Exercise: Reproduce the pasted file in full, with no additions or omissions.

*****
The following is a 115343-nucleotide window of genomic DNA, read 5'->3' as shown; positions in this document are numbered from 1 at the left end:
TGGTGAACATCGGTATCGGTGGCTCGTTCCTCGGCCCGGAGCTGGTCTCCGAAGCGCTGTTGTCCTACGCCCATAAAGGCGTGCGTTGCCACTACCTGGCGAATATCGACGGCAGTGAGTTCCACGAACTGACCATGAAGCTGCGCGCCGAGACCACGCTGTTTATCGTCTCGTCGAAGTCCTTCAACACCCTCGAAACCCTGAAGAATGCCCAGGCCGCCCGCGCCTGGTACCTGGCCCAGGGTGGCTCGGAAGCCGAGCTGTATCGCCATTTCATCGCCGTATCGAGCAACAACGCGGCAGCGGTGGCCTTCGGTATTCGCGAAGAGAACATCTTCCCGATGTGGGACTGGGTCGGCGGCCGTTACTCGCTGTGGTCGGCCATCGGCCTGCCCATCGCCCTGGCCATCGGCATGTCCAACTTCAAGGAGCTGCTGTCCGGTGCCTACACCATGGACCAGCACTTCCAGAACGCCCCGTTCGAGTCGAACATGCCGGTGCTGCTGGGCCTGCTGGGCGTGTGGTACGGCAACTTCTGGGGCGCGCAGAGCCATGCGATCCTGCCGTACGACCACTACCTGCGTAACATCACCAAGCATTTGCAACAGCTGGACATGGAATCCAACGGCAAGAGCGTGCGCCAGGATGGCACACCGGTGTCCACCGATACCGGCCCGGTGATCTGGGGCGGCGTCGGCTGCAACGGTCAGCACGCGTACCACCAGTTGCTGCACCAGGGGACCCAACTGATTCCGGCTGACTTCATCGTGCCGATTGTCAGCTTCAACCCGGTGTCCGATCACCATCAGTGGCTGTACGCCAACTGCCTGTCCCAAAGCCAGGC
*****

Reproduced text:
The following is a 115343-nucleotide window of genomic DNA, read 5'->3' as shown; positions in this document are numbered from 1 at the left end:
TGGTGAACATCGGTATCGGTGGCTCGTTCCTCGGCCCGGAGCTGGTCTCCGAAGCGCTGTTGTCCTACGCCCATAAAGGCGTGCGTTGCCACTACCTGGCGAATATCGACGGCAGTGAGTTCCACGAACTGACCATGAAGCTGCGCGCCGAGACCACGCTGTTTATCGTCTCGTCGAAGTCCTTCAACACCCTCGAAACCCTGAAGAATGCCCAGGCCGCCCGCGCCTGGTACCTGGCCCAGGGTGGCTCGGAAGCCGAGCTGTATCGCCATTTCATCGCCGTATCGAGCAACAACGCGGCAGCGGTGGCCTTCGGTATTCGCGAAGAGAACATCTTCCCGATGTGGGACTGGGTCGGCGGCCGTTACTCGCTGTGGTCGGCCATCGGCCTGCCCATCGCCCTGGCCATCGGCATGTCCAACTTCAAGGAGCTGCTGTCCGGTGCCTACACCATGGACCAGCACTTCCAGAACGCCCCGTTCGAGTCGAACATGCCGGTGCTGCTGGGCCTGCTGGGCGTGTGGTACGGCAACTTCTGGGGCGCGCAGAGCCATGCGATCCTGCCGTACGACCACTACCTGCGTAACATCACCAAGCATTTGCAACAGCTGGACATGGAATCCAACGGCAAGAGCGTGCGCCAGGATGGCACACCGGTGTCCACCGATACCGGCCCGGTGATCTGGGGCGGCGTCGGCTGCAACGGTCAGCACGCGTACCACCAGTTGCTGCACCAGGGGACCCAACTGATTCCGGCTGACTTCATCGTGCCGATTGTCAGCTTCAACCCGGTGTCCGATCACCATCAGTGGCTGTACGCCAACTGCCTGTCCCAAAGCCAGGC